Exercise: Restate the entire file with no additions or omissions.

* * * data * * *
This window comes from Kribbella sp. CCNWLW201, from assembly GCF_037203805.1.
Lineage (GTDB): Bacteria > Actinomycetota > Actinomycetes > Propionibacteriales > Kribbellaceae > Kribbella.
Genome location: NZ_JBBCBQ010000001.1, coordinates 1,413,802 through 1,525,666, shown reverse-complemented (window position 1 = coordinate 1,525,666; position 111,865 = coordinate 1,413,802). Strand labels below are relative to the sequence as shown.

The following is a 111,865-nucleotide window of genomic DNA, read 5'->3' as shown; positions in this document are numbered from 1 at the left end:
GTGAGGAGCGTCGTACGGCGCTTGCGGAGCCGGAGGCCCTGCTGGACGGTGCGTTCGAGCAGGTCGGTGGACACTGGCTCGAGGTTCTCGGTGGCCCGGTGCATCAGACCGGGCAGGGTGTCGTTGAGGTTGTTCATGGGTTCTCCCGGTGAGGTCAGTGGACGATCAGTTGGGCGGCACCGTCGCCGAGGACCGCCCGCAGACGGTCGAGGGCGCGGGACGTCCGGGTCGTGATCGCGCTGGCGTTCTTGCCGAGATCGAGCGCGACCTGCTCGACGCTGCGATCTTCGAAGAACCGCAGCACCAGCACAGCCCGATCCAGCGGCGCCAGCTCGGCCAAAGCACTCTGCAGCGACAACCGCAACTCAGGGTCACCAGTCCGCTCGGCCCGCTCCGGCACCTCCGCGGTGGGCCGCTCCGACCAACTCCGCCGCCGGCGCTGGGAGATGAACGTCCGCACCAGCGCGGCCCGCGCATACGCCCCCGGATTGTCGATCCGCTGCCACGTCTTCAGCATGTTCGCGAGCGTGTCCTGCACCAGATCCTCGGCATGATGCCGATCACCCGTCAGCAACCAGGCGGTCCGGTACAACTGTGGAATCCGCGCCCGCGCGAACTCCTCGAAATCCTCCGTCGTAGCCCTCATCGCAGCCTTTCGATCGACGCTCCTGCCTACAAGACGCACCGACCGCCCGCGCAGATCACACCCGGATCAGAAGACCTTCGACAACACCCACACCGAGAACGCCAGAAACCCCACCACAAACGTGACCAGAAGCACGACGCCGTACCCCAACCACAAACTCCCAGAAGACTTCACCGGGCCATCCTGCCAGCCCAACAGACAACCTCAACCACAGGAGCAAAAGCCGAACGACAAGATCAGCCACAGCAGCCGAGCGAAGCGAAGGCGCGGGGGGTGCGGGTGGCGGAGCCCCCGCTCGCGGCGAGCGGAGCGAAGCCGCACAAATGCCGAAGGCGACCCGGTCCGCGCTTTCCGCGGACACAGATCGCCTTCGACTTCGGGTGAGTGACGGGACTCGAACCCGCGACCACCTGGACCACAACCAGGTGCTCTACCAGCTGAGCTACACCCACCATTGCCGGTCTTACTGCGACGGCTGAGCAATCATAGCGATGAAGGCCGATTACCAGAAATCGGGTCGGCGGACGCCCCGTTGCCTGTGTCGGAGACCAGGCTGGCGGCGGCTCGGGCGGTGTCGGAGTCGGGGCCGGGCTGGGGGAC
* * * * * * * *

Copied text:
This window comes from Kribbella sp. CCNWLW201, from assembly GCF_037203805.1.
Lineage (GTDB): Bacteria > Actinomycetota > Actinomycetes > Propionibacteriales > Kribbellaceae > Kribbella.
Genome location: NZ_JBBCBQ010000001.1, coordinates 1,413,802 through 1,525,666, shown reverse-complemented (window position 1 = coordinate 1,525,666; position 111,865 = coordinate 1,413,802). Strand labels below are relative to the sequence as shown.

The following is a 111,865-nucleotide window of genomic DNA, read 5'->3' as shown; positions in this document are numbered from 1 at the left end:
GTGAGGAGCGTCGTACGGCGCTTGCGGAGCCGGAGGCCCTGCTGGACGGTGCGTTCGAGCAGGTCGGTGGACACTGGCTCGAGGTTCTCGGTGGCCCGGTGCATCAGACCGGGCAGGGTGTCGTTGAGGTTGTTCATGGGTTCTCCCGGTGAGGTCAGTGGACGATCAGTTGGGCGGCACCGTCGCCGAGGACCGCCCGCAGACGGTCGAGGGCGCGGGACGTCCGGGTCGTGATCGCGCTGGCGTTCTTGCCGAGATCGAGCGCGACCTGCTCGACGCTGCGATCTTCGAAGAACCGCAGCACCAGCACAGCCCGATCCAGCGGCGCCAGCTCGGCCAAAGCACTCTGCAGCGACAACCGCAACTCAGGGTCACCAGTCCGCTCGGCCCGCTCCGGCACCTCCGCGGTGGGCCGCTCCGACCAACTCCGCCGCCGGCGCTGGGAGATGAACGTCCGCACCAGCGCGGCCCGCGCATACGCCCCCGGATTGTCGATCCGCTGCCACGTCTTCAGCATGTTCGCGAGCGTGTCCTGCACCAGATCCTCGGCATGATGCCGATCACCCGTCAGCAACCAGGCGGTCCGGTACAACTGTGGAATCCGCGCCCGCGCGAACTCCTCGAAATCCTCCGTCGTAGCCCTCATCGCAGCCTTTCGATCGACGCTCCTGCCTACAAGACGCACCGACCGCCCGCGCAGATCACACCCGGATCAGAAGACCTTCGACAACACCCACACCGAGAACGCCAGAAACCCCACCACAAACGTGACCAGAAGCACGACGCCGTACCCCAACCACAAACTCCCAGAAGACTTCACCGGGCCATCCTGCCAGCCCAACAGACAACCTCAACCACAGGAGCAAAAGCCGAACGACAAGATCAGCCACAGCAGCCGAGCGAAGCGAAGGCGCGGGGGGTGCGGGTGGCGGAGCCCCCGCTCGCGGCGAGCGGAGCGAAGCCGCACAAATGCCGAAGGCGACCCGGTCCGCGCTTTCCGCGGACACAGATCGCCTTCGACTTCGGGTGAGTGACGGGACTCGAACCCGCGACCACCTGGACCACAACCAGGTGCTCTACCAGCTGAGCTACACCCACCATTGCCGGTCTTACTGCGACGGCTGAGCAATCATAGCGATGAAGGCCGATTACCAGAAATCGGGTCGGCGGACGCCCCGTTGCCTGTGTCGGAGACCAGGCTGGCGGCGGCTCGGGCGGTGTCGGAGTCGGGGCCGGGCTGGGGGAC